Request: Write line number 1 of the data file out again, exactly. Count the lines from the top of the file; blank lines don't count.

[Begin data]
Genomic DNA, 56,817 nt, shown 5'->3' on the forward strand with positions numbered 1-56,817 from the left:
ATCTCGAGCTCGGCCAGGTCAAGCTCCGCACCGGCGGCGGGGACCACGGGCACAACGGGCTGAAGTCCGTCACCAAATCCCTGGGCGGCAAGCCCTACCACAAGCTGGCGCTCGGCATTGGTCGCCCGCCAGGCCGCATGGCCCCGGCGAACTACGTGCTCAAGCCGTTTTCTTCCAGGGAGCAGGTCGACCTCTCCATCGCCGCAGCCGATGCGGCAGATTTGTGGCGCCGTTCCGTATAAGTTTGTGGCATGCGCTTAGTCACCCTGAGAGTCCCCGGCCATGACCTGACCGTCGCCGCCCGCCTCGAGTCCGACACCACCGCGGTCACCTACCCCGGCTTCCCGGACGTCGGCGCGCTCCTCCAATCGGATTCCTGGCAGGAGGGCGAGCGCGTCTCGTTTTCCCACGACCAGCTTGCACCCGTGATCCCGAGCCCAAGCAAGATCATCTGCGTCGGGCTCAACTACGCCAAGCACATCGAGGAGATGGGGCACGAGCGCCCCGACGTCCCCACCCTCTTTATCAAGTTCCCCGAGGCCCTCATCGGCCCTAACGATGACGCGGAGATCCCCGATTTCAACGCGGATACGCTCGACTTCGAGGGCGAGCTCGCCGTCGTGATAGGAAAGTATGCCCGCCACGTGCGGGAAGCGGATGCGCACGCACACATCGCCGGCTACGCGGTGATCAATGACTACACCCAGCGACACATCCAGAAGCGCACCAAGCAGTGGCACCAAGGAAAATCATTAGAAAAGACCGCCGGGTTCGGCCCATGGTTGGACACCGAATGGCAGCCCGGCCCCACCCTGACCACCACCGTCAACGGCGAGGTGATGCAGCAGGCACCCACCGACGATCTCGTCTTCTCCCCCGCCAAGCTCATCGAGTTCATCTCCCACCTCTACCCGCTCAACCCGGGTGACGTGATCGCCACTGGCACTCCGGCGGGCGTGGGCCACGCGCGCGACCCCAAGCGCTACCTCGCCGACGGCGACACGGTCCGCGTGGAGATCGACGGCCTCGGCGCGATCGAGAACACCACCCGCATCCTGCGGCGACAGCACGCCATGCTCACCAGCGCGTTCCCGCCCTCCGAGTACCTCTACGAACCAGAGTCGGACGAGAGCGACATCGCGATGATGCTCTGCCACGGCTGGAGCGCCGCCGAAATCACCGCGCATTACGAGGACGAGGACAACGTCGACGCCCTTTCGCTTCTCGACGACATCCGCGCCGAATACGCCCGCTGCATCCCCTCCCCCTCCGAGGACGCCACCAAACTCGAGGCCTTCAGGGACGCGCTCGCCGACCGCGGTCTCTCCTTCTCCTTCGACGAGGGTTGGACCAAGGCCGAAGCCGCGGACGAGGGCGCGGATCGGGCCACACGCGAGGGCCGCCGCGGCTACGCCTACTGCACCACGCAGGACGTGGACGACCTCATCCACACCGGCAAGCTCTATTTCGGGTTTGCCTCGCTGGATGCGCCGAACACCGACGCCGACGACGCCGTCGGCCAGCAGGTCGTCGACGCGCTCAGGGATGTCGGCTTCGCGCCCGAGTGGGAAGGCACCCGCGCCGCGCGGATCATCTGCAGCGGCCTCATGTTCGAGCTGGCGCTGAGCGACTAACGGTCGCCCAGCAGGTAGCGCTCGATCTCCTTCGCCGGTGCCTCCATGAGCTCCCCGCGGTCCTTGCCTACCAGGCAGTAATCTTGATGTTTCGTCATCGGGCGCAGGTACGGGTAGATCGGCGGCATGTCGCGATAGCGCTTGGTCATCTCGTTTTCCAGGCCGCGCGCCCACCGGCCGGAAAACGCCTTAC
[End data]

Genomic DNA, 56,817 nt, shown 5'->3' on the forward strand with positions numbered 1-56,817 from the left: